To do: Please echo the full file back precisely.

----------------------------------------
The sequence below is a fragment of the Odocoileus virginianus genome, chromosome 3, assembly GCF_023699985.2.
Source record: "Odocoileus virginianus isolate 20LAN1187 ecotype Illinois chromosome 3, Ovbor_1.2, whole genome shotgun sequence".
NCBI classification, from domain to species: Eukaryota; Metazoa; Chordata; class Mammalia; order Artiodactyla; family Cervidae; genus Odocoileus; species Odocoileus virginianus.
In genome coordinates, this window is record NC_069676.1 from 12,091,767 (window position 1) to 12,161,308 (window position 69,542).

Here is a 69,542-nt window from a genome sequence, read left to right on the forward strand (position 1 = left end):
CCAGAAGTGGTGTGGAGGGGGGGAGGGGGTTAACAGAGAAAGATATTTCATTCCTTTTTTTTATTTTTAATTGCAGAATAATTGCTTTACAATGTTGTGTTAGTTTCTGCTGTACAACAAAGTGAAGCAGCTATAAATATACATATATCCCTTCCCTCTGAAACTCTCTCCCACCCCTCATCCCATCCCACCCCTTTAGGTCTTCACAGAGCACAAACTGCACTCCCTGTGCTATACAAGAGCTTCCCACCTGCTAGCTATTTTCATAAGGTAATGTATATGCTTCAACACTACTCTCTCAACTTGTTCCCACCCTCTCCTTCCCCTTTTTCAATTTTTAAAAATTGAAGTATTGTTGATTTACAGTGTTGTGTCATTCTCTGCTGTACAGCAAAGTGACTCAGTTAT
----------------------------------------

The sequence below is a fragment of the Odocoileus virginianus genome, chromosome 3, assembly GCF_023699985.2.
Source record: "Odocoileus virginianus isolate 20LAN1187 ecotype Illinois chromosome 3, Ovbor_1.2, whole genome shotgun sequence".
NCBI classification, from domain to species: Eukaryota; Metazoa; Chordata; class Mammalia; order Artiodactyla; family Cervidae; genus Odocoileus; species Odocoileus virginianus.
In genome coordinates, this window is record NC_069676.1 from 12,091,767 (window position 1) to 12,161,308 (window position 69,542).

Here is a 69,542-nt window from a genome sequence, read left to right on the forward strand (position 1 = left end):
CCAGAAGTGGTGTGGAGGGGGGGAGGGGGTTAACAGAGAAAGATATTTCATTCCTTTTTTTTATTTTTAATTGCAGAATAATTGCTTTACAATGTTGTGTTAGTTTCTGCTGTACAACAAAGTGAAGCAGCTATAAATATACATATATCCCTTCCCTCTGAAACTCTCTCCCACCCCTCATCCCATCCCACCCCTTTAGGTCTTCACAGAGCACAAACTGCACTCCCTGTGCTATACAAGAGCTTCCCACCTGCTAGCTATTTTCATAAGGTAATGTATATGCTTCAACACTACTCTCTCAACTTGTTCCCACCCTCTCCTTCCCCTTTTTCAATTTTTAAAAATTGAAGTATTGTTGATTTACAGTGTTGTGTCATTCTCTGCTGTACAGCAAAGTGACTCAGTTAT